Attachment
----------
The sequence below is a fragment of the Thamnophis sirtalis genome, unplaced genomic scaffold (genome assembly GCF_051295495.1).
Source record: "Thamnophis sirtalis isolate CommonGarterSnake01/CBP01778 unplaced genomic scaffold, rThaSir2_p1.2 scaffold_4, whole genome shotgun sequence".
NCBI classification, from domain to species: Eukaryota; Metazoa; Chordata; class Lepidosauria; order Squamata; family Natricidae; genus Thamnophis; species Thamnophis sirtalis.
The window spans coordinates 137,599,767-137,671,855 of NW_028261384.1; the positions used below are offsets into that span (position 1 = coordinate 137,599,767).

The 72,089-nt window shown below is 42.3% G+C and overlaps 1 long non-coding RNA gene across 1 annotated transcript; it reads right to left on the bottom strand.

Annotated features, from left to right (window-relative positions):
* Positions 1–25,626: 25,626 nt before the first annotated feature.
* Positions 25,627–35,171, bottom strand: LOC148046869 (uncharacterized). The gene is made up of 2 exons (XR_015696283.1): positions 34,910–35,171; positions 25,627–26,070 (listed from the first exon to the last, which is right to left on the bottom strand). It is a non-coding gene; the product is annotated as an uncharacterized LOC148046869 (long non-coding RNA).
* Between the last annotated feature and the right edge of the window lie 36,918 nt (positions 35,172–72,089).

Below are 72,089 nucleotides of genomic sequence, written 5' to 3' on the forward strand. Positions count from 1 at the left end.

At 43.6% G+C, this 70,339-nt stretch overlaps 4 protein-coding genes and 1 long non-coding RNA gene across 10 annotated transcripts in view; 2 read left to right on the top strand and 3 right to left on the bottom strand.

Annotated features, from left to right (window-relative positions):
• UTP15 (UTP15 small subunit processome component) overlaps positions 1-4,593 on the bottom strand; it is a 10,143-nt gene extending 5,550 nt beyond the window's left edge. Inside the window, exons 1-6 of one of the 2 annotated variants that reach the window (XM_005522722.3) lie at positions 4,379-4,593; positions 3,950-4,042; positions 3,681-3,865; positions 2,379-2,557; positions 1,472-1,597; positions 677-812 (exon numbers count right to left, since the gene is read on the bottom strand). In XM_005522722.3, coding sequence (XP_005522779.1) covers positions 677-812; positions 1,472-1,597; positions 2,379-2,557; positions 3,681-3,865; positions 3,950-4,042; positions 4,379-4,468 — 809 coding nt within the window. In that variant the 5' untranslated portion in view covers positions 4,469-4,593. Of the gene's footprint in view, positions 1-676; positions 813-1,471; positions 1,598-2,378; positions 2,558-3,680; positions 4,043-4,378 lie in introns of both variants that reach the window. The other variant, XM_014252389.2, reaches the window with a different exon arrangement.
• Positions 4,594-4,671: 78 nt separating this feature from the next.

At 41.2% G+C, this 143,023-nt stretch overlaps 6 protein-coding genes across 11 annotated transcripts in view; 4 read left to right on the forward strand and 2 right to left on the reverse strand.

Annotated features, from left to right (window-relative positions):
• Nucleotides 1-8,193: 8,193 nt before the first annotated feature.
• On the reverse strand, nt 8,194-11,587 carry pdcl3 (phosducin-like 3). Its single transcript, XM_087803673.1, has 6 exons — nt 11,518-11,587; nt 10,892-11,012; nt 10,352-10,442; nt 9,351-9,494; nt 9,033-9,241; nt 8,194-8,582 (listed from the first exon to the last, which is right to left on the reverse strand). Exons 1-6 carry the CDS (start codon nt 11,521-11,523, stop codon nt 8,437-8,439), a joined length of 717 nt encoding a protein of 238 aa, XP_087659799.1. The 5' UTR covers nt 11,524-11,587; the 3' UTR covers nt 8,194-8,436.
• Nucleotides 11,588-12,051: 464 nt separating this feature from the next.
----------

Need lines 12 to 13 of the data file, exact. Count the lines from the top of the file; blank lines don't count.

Annotated features, from left to right (window-relative positions):
• UTP15 (UTP15 small subunit processome component) overlaps positions 1-4,593 on the bottom strand; it is a 10,143-nt gene extending 5,550 nt beyond the window's left edge. Inside the window, exons 1-6 of one of the 2 annotated variants that reach the window (XM_005522722.3) lie at positions 4,379-4,593; positions 3,950-4,042; positions 3,681-3,865; positions 2,379-2,557; positions 1,472-1,597; positions 677-812 (exon numbers count right to left, since the gene is read on the bottom strand). In XM_005522722.3, coding sequence (XP_005522779.1) covers positions 677-812; positions 1,472-1,597; positions 2,379-2,557; positions 3,681-3,865; positions 3,950-4,042; positions 4,379-4,468 — 809 coding nt within the window. In that variant the 5' untranslated portion in view covers positions 4,469-4,593. Of the gene's footprint in view, positions 1-676; positions 813-1,471; positions 1,598-2,378; positions 2,558-3,680; positions 4,043-4,378 lie in introns of both variants that reach the window. The other variant, XM_014252389.2, reaches the window with a different exon arrangement.